Welcome to the All-Time Franchise Starting Lineup, where we review one of the 30 current MLB franchises every other week to determine the best players by position in franchise history. This week, we’ll tackle the Chicago Cubs, who have a long, and often frustrating history. If you missed any of our prior installments, you can find them here.
The Ground Rules
- Each player’s WAR with the franchise was the primary driver of the selections. Two WAR calculations were used, one from Fangraphs and the other from Baseball-Reference. When the WAR between two players was similar, we considered other factors such as stats and awards to break the tie.
- Only statistics earned with the franchise in question for each player were used. For example, someone like Albert Pujols won’t be the Dodgers’ first baseman since he only played there for part of a season near the end of his career.
- Players with multi-position eligibility can play any position they played for a reasonable period with the team.
- Outfielders can be shifted between center, left, and right as long as it makes sense defensively – especially for center field.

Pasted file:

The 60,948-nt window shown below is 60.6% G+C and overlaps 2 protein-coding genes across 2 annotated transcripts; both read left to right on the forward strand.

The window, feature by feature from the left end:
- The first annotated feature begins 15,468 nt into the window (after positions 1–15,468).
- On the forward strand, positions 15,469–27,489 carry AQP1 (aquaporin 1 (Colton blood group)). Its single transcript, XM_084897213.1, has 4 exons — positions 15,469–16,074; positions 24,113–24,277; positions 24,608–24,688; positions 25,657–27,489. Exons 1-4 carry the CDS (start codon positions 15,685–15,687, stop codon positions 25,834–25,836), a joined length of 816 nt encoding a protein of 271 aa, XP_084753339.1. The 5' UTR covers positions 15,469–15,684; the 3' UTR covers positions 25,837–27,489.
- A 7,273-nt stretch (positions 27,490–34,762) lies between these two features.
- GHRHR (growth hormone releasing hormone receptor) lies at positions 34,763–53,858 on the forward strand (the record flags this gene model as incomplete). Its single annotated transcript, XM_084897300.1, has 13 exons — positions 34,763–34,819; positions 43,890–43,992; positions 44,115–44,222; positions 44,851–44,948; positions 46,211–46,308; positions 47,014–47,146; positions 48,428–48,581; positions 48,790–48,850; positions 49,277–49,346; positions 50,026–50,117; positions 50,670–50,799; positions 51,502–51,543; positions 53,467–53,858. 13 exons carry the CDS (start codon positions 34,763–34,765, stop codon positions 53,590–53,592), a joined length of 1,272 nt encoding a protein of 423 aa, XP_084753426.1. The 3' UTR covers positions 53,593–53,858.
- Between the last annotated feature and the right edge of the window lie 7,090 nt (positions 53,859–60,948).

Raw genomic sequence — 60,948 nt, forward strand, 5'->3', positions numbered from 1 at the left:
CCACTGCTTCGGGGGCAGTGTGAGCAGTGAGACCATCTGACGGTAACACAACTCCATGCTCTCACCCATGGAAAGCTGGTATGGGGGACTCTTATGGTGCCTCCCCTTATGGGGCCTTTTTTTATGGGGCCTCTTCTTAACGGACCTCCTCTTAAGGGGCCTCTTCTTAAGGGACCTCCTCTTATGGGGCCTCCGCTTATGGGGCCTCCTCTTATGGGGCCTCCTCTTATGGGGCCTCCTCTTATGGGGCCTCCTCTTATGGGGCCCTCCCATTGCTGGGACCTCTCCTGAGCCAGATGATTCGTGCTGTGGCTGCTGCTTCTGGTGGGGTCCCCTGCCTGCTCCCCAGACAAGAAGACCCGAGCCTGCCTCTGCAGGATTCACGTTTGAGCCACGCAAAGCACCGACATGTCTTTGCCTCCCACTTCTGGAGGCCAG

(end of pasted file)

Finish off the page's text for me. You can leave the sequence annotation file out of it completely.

- Since we have universal DH now, we will assign one DH per team. Doing so also allows us to get more deserving hitters into the lineup who played at a log-jammed position.
- Three pitchers will be named – one right-handed starter, one left-handed starter, and one reliever.
The Chicago Cubs formed as the Chicago White Stockings in 1871 in the National Association, which became the National League (and later MLB) in 1876. Thus, they are one of the original eight MLB franchises. The White Stockings won six pennants and made two World Series appearances (0-1-1) with a .626 winning percentage before changing their name to the Colts in 1890. In 1898 they became the Orphans, and in 1903, the Cubs were born.
The Cubs went to three straight World Series between 1906 and 1908, winning the latter two. Despite seven more appearances in the Fall Classic, they would not win another championship until 2016. Many later referred to this drought as “The Curse of the Billy Goat.” Officially, though, the curse didn’t start until 1945 when the Billy Goat Tavern owner and his pet goat were kicked out of Game 4 of the 1945 World Series as the goat was bothering fans. The Cubs did not make it back to the World Series until they won in 2016 and only made the playoffs seven times.